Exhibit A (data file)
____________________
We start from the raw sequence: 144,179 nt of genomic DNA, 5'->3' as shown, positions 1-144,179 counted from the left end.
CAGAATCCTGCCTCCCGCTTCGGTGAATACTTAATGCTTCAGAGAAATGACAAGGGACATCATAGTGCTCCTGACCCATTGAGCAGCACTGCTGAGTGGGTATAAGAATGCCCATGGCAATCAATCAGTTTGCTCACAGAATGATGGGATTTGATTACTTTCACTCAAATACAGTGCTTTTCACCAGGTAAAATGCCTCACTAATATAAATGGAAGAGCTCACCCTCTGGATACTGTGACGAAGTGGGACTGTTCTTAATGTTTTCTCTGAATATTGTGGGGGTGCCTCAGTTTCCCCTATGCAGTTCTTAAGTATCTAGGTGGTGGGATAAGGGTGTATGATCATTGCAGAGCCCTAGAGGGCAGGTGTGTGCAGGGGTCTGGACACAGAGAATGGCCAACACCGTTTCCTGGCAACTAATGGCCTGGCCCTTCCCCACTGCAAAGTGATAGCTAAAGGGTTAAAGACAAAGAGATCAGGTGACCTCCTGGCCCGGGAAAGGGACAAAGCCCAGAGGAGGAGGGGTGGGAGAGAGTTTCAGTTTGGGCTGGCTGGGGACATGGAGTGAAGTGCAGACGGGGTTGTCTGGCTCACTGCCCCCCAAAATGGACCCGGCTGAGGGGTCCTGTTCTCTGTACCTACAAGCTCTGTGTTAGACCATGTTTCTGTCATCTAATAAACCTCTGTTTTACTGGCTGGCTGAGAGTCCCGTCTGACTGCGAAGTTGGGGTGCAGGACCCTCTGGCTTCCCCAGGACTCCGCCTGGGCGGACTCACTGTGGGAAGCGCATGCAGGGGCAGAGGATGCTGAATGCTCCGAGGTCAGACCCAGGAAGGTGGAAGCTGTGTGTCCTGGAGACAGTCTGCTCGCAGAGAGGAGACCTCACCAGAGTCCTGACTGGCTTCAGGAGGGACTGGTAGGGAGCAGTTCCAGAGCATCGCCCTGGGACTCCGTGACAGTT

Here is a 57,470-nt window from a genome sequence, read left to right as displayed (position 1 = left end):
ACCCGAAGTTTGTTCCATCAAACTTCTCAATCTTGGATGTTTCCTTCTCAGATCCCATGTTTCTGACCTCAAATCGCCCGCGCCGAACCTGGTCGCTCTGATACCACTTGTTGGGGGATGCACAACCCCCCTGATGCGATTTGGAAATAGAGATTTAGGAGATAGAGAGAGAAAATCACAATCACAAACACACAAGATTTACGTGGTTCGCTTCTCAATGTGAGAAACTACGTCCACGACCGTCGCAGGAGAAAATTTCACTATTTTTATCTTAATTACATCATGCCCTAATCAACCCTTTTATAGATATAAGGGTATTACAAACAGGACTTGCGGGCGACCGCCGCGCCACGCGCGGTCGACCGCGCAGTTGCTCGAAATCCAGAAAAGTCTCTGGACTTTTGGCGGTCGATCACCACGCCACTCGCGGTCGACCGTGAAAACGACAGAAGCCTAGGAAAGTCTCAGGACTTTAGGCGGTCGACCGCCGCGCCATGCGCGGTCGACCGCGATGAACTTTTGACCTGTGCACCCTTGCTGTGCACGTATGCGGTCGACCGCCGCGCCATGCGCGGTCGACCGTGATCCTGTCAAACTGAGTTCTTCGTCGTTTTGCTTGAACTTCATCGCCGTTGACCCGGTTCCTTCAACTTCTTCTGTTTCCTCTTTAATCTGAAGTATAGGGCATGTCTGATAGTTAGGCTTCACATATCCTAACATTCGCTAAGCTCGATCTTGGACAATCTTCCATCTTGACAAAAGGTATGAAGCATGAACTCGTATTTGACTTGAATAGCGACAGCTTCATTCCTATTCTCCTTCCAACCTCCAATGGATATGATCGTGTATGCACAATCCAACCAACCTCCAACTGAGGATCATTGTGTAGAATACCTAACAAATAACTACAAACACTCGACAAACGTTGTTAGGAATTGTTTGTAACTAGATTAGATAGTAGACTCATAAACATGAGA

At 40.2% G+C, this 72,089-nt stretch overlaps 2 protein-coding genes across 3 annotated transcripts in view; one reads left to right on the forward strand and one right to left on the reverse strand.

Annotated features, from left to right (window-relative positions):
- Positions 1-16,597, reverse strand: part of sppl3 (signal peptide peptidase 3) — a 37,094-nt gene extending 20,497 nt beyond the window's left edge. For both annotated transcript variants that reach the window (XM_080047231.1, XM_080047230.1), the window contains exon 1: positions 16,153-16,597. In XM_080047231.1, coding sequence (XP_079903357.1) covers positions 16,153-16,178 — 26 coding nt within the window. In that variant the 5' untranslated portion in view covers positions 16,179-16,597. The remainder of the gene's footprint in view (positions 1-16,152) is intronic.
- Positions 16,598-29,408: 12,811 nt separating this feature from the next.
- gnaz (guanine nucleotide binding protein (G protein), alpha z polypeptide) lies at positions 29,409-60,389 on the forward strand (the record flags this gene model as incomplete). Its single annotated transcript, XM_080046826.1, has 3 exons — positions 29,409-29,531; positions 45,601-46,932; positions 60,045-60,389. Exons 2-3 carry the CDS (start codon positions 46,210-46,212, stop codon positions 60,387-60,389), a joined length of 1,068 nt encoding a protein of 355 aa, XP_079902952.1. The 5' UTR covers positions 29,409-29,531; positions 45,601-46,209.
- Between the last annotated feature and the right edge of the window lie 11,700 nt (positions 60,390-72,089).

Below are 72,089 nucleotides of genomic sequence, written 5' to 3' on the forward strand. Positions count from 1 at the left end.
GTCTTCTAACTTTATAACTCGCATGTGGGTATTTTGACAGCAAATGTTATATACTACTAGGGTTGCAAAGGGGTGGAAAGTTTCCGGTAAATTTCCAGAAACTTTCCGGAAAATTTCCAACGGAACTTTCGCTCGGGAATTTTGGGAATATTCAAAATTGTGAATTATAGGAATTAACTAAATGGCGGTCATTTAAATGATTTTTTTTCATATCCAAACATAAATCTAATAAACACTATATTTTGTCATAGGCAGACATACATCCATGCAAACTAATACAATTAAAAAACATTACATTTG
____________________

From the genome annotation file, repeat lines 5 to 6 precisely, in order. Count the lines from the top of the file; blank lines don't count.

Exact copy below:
At 40.2% G+C, this 72,089-nt stretch overlaps 2 protein-coding genes across 3 annotated transcripts in view; one reads left to right on the forward strand and one right to left on the reverse strand.

Annotated features, from left to right (window-relative positions):